After no response, Montresor claims that his heart feels sick because of the dampness of the catacombs. The story, set in an unnamed city at carnival time in an unspecified year, is about a man taking fatal revenge on a friend who, he believes, has insulted him. The ending was changed from Poe's original to show the murderer get his come-comeuppance only moments after the crime. Fortunato empties the bottle and then lifts it in a strange symbolic gesture, which he explains is from a brotherhood, the masons. Montresor is also manipulative, as he tells Fortunato that he will have someone else taste the Amontillado, knowing that by doing this Fortunato will feel compelled to taste the wine himself.
Students can create a storyboard capturing the narrative arc in a novel with a six-cell storyboard containing the major parts of the plot diagram. He fetches two torches from the walls and goes right down, through the levels of the house, to the vaults below. Then, Montresor chains Fortunato up in the darkest depths of the catacombs. This has been reprinted twice by Editora Bloch Brazil. D Montresor wants to warn Fortunato that death is near. The amalgamation of the two stories provides a motive for the murderer: Fortunato has an affair with Montresor's wife.
B Montresor wants to discourage Fortunato from entering the vaults. Here the reader gets the idea thatMontresor and his family have done this sort of thing before andthat this might be how he intends to do it to Fortunato very soon. His vengeful nature made him unable to rethink the evil deed he had just committed. As Montresor lures him into the catacombs, he questions Fortunato about his well-being. The conflict is what makes the story a story.
Analysis: Dark Romanticism Poe is the epitome of the Dark Romantic writer. The story is set in Italy, during the Carnival. Rising Action Montresor lures Fortunato down into the dark and eerie wine vault. The narrator explains that his ancestors, the Montresors were a large, wealthy family. Fortunato insults Montresor in an unspecified way, and Montresor plans revenge.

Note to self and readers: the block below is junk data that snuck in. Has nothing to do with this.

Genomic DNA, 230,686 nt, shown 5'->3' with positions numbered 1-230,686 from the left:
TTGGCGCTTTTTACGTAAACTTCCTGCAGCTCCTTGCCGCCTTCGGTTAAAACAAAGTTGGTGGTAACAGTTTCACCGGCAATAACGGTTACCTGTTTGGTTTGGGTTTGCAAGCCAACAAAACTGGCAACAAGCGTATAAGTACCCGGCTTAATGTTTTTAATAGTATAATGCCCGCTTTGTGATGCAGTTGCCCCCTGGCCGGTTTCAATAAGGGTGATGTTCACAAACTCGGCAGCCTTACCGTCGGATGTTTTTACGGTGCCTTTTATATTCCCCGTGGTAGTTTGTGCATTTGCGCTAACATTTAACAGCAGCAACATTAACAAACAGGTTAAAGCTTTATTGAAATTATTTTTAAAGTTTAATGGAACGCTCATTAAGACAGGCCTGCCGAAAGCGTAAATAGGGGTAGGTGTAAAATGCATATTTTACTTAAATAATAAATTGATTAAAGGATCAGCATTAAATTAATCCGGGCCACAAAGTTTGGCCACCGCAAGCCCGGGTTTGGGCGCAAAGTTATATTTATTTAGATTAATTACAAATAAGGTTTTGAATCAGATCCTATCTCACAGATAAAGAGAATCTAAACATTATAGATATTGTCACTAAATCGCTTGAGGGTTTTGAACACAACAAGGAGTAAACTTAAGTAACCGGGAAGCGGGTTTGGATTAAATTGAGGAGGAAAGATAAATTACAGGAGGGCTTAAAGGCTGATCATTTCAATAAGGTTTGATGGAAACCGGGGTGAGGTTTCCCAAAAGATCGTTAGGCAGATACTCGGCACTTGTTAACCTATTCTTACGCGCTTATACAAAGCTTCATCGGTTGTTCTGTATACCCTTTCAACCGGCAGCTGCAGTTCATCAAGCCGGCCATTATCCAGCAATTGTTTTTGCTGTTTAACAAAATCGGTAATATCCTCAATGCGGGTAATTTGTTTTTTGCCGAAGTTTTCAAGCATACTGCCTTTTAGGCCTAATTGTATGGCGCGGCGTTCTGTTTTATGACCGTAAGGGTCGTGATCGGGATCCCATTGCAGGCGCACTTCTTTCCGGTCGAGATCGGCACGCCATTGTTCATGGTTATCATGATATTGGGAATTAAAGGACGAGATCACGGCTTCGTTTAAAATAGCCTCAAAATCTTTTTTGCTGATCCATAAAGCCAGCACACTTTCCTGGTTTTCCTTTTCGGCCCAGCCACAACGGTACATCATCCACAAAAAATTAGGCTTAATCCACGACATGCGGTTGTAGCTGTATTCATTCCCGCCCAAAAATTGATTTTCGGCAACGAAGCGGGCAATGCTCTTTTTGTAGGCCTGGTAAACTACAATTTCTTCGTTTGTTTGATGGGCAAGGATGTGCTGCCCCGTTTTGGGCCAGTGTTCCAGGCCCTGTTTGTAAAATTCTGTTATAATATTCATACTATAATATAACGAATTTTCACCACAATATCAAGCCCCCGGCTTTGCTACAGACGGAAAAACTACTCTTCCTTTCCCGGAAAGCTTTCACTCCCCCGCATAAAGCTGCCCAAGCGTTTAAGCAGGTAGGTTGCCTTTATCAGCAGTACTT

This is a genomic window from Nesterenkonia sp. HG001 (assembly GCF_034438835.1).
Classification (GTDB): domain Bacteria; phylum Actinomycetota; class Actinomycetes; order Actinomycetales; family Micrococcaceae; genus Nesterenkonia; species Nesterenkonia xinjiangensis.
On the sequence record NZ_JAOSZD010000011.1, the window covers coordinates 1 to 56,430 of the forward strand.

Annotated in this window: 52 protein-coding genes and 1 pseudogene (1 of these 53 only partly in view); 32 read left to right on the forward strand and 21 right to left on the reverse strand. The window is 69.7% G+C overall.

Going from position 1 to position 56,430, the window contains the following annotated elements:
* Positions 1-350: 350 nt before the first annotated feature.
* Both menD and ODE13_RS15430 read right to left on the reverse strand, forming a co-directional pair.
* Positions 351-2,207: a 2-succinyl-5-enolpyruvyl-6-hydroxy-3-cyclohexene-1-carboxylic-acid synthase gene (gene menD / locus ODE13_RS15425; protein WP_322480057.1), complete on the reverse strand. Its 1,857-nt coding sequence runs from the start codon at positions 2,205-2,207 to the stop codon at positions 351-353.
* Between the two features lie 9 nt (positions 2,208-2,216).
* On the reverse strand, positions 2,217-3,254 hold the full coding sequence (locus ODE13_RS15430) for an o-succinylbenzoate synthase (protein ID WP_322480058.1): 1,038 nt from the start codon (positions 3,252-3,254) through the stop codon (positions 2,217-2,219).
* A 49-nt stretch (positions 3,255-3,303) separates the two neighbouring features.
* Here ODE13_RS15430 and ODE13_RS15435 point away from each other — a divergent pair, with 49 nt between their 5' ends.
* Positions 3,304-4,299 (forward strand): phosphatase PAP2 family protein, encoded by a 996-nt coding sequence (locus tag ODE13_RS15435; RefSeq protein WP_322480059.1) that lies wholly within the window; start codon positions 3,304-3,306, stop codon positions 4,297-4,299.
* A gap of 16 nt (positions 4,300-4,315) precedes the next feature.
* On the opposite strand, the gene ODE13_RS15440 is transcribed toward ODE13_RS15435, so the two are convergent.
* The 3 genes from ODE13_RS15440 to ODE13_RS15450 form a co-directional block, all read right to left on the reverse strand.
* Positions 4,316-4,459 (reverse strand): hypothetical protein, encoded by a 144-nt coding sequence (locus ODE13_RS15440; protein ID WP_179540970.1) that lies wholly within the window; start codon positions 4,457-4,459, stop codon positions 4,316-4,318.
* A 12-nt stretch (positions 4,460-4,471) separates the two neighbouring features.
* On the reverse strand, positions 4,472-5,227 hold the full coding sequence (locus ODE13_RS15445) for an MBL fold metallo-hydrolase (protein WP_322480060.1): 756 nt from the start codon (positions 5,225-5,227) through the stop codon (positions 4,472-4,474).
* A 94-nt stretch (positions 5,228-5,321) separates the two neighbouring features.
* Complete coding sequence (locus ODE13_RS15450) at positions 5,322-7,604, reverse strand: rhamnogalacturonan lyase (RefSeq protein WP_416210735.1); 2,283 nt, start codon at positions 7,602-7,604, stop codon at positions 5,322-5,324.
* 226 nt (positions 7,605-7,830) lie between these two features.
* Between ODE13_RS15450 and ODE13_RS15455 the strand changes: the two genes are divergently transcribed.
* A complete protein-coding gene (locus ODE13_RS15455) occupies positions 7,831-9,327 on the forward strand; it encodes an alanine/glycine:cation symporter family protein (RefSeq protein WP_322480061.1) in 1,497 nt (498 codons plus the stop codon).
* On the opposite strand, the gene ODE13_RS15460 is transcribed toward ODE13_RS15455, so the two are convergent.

Although Montresor is the main character, he certainly is no h … ero for planning and carrying out a murder. He compliments Fortunato on his knowledge and says he was silly to buy the wine without his advice. In 1989, this was reprinted by Eternity Comics in Murders In The Rue Morgue 1. The main reason is pride, which both characters show an abundance of throughout the entire story. From the very beginning of the story, one can obviously see that Montresor thinks that Fortunato has wronged him.
Cecil also suggests that some people might feel Fortunato deserved to be buried alive for wasting a bottle of fine wine. He finally repositions the bones on the fourth wall. He screams, 'For the love of God, Montresor,' and Montresor repeats his words. Montresor's obsession with this has perhaps made him imagine that Fortunato has insulted his family just so that he, Montresor, has something to exercise his family's pride on. Poe describes these few rooms, each having the decayed remains of the deceased, bringing on a feeling of uneasiness and fear. The conversation regarding the Masons demonstrates an ironic misunderstanding: Fortunato refers to the Masonic order, a secret society of brothers; Montresor pulls out a trowel, a reference to bricklayers. Such a person might be so obsessed with vengeance that he imagines reasons to obtain it.
By the end of the story, the audience gets the sense that Fortunato is condescending, arrogant, foolish, and proud, and that Montresor is vain, clever, vindictive, and sociopathic. Montresor offers wine first , then to Fortunato in order to keep him inebriated. In the beginning of the story, Montresor explains that an essential aspect of revenge is for the victim to be aware of the situation. It is critical that students distinguish between the types of irony. When Fortunado insulted Montresor, it became his duty to defend his family how he felt it as just and deserved.
Fortunato, however, has been enslaved by his desire for alcohol and no longer has the freedom to resist. This question proposes the fantasy of crime without consequence Stepp 60. It is equally unredressed when the avenger fails to make himself felt as such to him who has done the wrong. He had told them to stay in the house, but he had said that he would not return till morning, so he knew that they would have broken their word as soon as he left. First off, Montresor waits for a carnival to track down Fortunato, and the poor man is wearing a jester outfit, complete with bells.